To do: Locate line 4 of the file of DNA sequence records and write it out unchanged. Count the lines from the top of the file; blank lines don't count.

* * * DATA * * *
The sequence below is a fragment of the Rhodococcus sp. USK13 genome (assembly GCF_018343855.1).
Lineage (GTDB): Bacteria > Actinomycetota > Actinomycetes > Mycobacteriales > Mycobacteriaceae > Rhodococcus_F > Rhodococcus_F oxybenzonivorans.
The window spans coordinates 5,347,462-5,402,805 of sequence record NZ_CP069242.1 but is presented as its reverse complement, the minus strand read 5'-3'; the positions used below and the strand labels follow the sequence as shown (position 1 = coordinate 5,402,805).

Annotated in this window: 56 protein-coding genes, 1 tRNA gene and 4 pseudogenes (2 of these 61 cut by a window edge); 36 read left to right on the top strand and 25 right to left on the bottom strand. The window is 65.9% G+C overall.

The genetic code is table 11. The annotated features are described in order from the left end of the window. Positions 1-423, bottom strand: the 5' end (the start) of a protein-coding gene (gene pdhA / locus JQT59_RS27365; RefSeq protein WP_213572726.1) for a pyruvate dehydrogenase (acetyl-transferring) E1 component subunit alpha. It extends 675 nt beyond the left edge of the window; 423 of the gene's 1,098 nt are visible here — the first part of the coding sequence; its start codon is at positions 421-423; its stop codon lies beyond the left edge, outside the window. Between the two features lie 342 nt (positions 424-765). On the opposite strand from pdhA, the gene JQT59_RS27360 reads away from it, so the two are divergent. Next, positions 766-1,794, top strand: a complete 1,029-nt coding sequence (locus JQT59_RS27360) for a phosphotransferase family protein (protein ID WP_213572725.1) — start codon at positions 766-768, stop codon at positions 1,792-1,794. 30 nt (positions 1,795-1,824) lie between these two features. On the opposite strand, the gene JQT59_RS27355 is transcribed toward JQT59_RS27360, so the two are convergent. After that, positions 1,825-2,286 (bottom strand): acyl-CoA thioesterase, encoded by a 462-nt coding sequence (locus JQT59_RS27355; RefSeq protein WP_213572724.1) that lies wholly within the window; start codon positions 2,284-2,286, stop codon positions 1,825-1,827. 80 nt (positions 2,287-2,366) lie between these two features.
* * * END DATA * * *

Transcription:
Annotated in this window: 56 protein-coding genes, 1 tRNA gene and 4 pseudogenes (2 of these 61 cut by a window edge); 36 read left to right on the top strand and 25 right to left on the bottom strand. The window is 65.9% G+C overall.